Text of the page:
Researchers in India and the US are testing a handy solar-powered device for early detection of oral cancer which could be integrated with mobile technology, enabling faster and accurate diagnostics in rural areas.
Designed by the Beckman Laser Institute (BLI), University of California-Irvine (UCI) and the Mazumdar Shaw Cancer Centre (MSCC) in Bengaluru, the compact screening and diagnosing system – slightly larger than a shoe box – has been specially adapted for India, which has one of the highest rates of head and neck cancers in the world and accounts for the highest rate among women.
Its light-weight and user-friendly features mean even minimally educated healthcare workers in the field can apply it. The solar energy-driven device will capture images of the patient’s oral cavity and transmit them via a mobile phone to experts at the centre.
“India is the first country in which we are using the device – it was specifically designed to meet conditions and needs there. The final device will have a solar option,” Petra Wilder-Smith of BLI told IANS in an email interaction.
Recognised as a pioneer in the application of optics and lasers in oral diagnosis, Wilder-Smith said the device is based on optical coherence tomography (OCT) – an imaging technology that is similar to ultrasound, except that it uses light (a laser). Screening will be in real-time and the patient will not be subjected to harmful radiation.
“The inexpensive, very small, robust portable diagnostic system for oral cancer based on OCT will be used to screen for oral cancer in the field by basic level healthcare workers in India, and a simple diagnostic algorithm will indicate further diagnostic and treatment needs for each individual,” said Wilder-Smith, director of dentistry at BLI.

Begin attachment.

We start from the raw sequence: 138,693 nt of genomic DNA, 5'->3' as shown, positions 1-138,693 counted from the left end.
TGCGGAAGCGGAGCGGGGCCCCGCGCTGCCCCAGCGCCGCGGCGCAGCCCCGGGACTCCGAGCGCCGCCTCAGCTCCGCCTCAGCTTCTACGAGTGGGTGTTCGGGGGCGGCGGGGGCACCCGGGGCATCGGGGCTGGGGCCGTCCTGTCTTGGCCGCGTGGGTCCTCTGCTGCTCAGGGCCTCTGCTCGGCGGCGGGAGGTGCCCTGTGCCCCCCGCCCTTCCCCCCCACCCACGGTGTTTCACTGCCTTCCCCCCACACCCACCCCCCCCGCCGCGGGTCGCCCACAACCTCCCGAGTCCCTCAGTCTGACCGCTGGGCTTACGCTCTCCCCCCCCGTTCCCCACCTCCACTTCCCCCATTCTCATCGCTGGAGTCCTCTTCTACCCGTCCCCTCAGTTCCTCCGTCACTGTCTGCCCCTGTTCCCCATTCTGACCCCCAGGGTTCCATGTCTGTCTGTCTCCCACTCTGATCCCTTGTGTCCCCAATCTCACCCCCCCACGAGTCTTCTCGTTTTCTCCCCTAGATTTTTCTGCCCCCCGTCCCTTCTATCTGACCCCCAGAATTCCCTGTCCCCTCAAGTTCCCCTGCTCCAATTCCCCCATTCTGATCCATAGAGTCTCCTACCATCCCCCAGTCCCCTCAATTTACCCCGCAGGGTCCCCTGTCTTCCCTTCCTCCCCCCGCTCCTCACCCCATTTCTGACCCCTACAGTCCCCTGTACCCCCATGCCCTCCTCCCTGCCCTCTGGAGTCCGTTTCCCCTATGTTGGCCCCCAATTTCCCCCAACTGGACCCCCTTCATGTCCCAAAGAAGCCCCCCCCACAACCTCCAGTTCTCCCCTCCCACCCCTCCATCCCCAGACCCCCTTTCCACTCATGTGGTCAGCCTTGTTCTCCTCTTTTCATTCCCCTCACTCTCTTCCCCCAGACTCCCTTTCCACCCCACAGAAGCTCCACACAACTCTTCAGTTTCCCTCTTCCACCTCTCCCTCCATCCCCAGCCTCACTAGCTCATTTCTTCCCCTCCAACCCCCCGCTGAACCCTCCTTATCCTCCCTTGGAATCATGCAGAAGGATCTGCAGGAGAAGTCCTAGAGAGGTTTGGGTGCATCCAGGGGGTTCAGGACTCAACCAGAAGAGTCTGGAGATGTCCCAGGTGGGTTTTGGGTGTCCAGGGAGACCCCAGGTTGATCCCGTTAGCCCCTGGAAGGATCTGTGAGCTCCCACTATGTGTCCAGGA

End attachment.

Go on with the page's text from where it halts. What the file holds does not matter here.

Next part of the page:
Oral cancer is the most common cancer in India, accounting for 40 percent of all cancers overall and for over 50 percent of all cancers in some areas of the country.
It is also disturbing to note the spike in oral cancer in young adults.
“In the US, the oral cancer rate is also high, especially in African-Americans, older persons, and tobacco and alcohol users. It is particularly troubling that recently a trend has been observed worldwide towards an increased incidence of oral cancer among young adults,” informed Wilder-Smith, stressing on early detection.
Why the emphasis on the light-based technology?
Wilder-Smith said oral cancer and pre-cancer are currently diagnosed using a visual exam, which has a poor accuracy rate, and by surgical biopsy, which cannot be performed in the field by basic-level healthcare workers.
And since existing and emerging imaging-based diagnostic tools are too expensive, too fragile and difficult to operate in remote locations, head and neck oncologist M.A Kuriakose from MSCC, who is leading the venture in India, said the probe will be of immense value in low-resource settings in rural India, where visits to dentists are rare.
“It is being tested in MSCC Bengaluru. The validation phase is 12 months. We are also planning to incorporate the transmission of the laser image from remote location via a mobile phone. Once developed, one needs to get regulatory approvals before it can be made available for wider clinical use,” Kuriakose said.
With the fabrication cost goal estimated at lower than $5,000 (Rs.335,000), researchers say the subsequent models of the probe will be wireless and 3D scan-enabled.
“The experimental model costs about Rs.1.5 lakh (lower than that of existing commercial devices). However, the commercial product cost will be significantly lower,” Kuriakose told IANS.
The project is funded by the National Institute of Health’s National Institute of Biomedical Imaging and Bioengineering, under the Indo-US collaborative programme. The Department of Biotechnology is also a funding partner, said Kuriakose.
The collaborators are also working in close consultation to thrash out a simple diagnostic algorithm which will indicate further diagnostic and treatment needs for each individual.
“Screening will identify whether a person needs to travel to a centre with higher levels of expertise in oral cancer for further tests and potential cancer therapy,” Wilder-Smith added.